A Richland man who wasn't even supposed to serve in World War II instead came home with a Silver Star, the nation's third-highest military honor.
Phil Kraemer, 91, got his draft notice in 1943 and reported to Spokane from his home in Pomeroy. Because of a childhood eye problem, he was told he could either be sent home and classified 4-F or given limited duty on stateside jobs considered non-hazardous.
Kraemer wanted to serve any way he could.
After basic training, he was sent to a special training program at Bradley University in Illinois, where he took classes with the hope of getting credit for an engineering degree.
But the Army canceled the program in March 1944. Kraemer's entire group was sent to the 96th Infantry Division in Medford, Ore., where they became riflemen. After amphibious training, the division was sent in October to the South Pacific.
"That probably was the last time I had any evidence that I was in limited service," he said.
He was part of a 13-man patrol which made its way for nine days through jungles and mountains in Japanese-held territory on Leyte Island in the Philippines, accompanied by three Filipino guides. One man was killed and another wounded fighting off a Japanese battalion. All survivors were hospitalized, 11 of them with dengue fever.
"We were all pretty hungry," Kraemer said. "We only brought enough food for four days."
He spent a month in the hospital -- the first of three hospital stays -- but was back in action when the United States invaded Okinawa on April 1, 1945.
Kraemer doesn't like talking about the incident on Okinawa that earned him the Silver Star, but it likely saved the lives of several of his fellow soldiers. After being charged by the Japanese on the fourth day of the battle, he threw a grenade into a bunker, taking several enemy soldiers out of commission. The explosion also caused serious shrapnel injuries to both of Kraemer's legs and both arms.
"The grenade blasted practically under my feet," he said. "At that point I felt that it might be the end. The only thing that bothered me was the effect it would have on my mom and dad."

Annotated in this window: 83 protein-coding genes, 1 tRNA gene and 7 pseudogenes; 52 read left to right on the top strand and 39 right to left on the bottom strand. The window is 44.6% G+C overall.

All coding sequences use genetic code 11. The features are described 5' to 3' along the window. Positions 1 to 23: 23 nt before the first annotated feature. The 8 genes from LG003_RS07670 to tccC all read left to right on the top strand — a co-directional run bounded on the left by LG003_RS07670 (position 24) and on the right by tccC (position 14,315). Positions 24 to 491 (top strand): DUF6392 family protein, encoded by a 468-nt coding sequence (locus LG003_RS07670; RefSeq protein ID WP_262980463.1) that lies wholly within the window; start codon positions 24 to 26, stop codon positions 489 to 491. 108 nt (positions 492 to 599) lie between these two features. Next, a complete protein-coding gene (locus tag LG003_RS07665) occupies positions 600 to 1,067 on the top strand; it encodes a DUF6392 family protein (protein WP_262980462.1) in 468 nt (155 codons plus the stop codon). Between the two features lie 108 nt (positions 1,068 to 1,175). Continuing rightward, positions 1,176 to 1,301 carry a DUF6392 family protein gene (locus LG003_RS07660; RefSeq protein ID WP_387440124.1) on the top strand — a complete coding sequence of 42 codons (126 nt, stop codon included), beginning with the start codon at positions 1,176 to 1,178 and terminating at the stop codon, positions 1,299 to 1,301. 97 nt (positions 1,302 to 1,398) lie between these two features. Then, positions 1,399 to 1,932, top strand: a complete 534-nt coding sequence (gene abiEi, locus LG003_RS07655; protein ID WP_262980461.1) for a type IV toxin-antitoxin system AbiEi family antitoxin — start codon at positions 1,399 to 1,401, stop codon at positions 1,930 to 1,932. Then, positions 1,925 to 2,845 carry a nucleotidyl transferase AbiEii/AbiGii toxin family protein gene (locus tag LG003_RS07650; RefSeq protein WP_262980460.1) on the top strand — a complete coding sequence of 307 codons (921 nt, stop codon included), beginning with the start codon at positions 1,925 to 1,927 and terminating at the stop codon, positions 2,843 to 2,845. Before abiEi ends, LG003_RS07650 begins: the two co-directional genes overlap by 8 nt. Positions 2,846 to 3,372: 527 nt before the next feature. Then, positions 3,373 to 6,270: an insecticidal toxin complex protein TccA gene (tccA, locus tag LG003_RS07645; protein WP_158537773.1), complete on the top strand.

Kraemer was sent to Guam, where he was hospitalized for six weeks, he said. He then returned to his company in Okinawa, where the battle was still raging and Allied forces were preparing to take the last part of the island.
He was injured yet again when a bullet ricocheted into his knee. He spent a couple of weeks in a tent hospital on the beach. A man a few beds over was killed by ammunition falling from the sky, shot from ships offshore defending themselves against Japanese Kamikaze pilots.
Okinawa was secure by the time Kraemer returned to his unit. They were headed back to the Philippines in August to train for an invasion of the Japanese mainland when atomic bombs were dropped on Hiroshima and Nagasaki.
"By the time we reached the Philippines, the Japanese had surrendered, and our mission had changed," he said.
Kraemer was discharged at Fort Lewis on Christmas Eve 1945, collecting the Silver Star, a Bronze Star and several Purple Hearts on the way out. He reunited with his family the next day.
He took his year of college credit and entered Washington State University, where he graduated with a degree in mechanical engineering in 1949. That was two years after he married his wife, Florence, who has been with him ever since.
Kraemer moved to the Mid-Columbia when he took a job with the Benton County Engineer in Prosser. He moved to Richland in 1952. He started working for General Electric at Hanford for $300 a month. He later worked for Exxon Nuclear, now Areva, retiring in 1989.
The Kraemers have six children, 13 grandchildren and 11 great-grandchildren. They have lived in the same house not far from Kadlec Regional Medical Center for 50 years, remodeling the former duplex into a single-family home.
"I'm very proud," said Marlene Meeks, the Kraemers' youngest daughter. "He was a hard worker."
For more than 40 years, all guests have been required to have their picture taken in front of the distinctive brown and beige flowery wallpaper in the kitchen. They have one photo album full of hundreds of pictures of people in front of the wall, and are working on another.
The ritual originally began because visitors to the home typically congregated in the kitchen, where Florence Kraemer, who picked out the wallpaper, liked to take pictures. Fred Meeks, the Kraemers' son-in-law, said they soon noticed that many of the photos had the wallpaper in the background.
They then decided to make sure all visitors pose in front of the wallpaper.
"It is outdated, but it's kind of a fun and cool story," Fred Meeks said.
They still love to garden. But don't expect to see the Kraemers at any Memorial Day events today . Phil Kraemer usually stays home on the holiday, reflecting on his own.
"That's just my nature, I don't think any less of them for doing it," he said of those who attend parades or other events.
He will talk with his children and grandchildren about his time in the war, but only if they ask.
"They are curious people and they initiate it," he said.
Most of the men Kraemer served with came from the Southeast, so he wasn't able to keep in contact in the years after the war. He did attend one reunion of his division years ago in Spokane, but had trouble relating to the veterans there.
"They weren't the guys I served with," Kraemer said.
Kraemer was just doing his job in the Pacific, he said.
"I didn't hear complaining," he said. "I would absolutely never complain after the war that they stuck me into infantry. I was just proud that I could do it because they wanted to send me home 4-F."
-- Geoff Folsom: 509-582-1543; firstname.lastname@example.org; Twitter: @GeoffFolsom